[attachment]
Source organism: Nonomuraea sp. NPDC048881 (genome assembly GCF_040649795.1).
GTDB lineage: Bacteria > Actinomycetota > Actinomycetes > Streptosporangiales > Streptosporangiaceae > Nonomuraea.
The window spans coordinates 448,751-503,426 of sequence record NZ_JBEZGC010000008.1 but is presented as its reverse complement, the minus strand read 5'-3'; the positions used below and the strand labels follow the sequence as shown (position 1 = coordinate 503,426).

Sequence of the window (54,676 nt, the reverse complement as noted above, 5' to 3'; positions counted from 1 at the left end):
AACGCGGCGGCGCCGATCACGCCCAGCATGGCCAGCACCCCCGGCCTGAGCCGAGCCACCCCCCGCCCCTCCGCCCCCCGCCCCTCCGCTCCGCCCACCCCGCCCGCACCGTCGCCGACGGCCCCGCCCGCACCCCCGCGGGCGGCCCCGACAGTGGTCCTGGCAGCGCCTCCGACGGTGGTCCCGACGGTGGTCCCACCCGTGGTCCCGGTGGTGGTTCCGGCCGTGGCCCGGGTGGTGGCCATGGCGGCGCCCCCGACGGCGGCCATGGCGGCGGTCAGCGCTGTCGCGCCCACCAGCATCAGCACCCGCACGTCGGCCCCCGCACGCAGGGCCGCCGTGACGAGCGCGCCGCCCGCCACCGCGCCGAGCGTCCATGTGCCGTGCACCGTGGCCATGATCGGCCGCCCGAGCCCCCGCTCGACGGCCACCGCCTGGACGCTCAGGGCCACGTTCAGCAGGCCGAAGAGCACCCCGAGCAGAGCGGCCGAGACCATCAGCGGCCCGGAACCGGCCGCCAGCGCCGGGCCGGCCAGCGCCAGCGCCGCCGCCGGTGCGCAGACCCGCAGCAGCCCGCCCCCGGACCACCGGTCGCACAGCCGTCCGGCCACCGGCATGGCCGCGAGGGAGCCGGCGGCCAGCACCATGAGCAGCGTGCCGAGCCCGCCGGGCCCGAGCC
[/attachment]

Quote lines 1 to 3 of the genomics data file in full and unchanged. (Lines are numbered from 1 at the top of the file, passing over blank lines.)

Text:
Source organism: Nonomuraea sp. NPDC048881 (genome assembly GCF_040649795.1).
GTDB lineage: Bacteria > Actinomycetota > Actinomycetes > Streptosporangiales > Streptosporangiaceae > Nonomuraea.
The window spans coordinates 448,751-503,426 of sequence record NZ_JBEZGC010000008.1 but is presented as its reverse complement, the minus strand read 5'-3'; the positions used below and the strand labels follow the sequence as shown (position 1 = coordinate 503,426).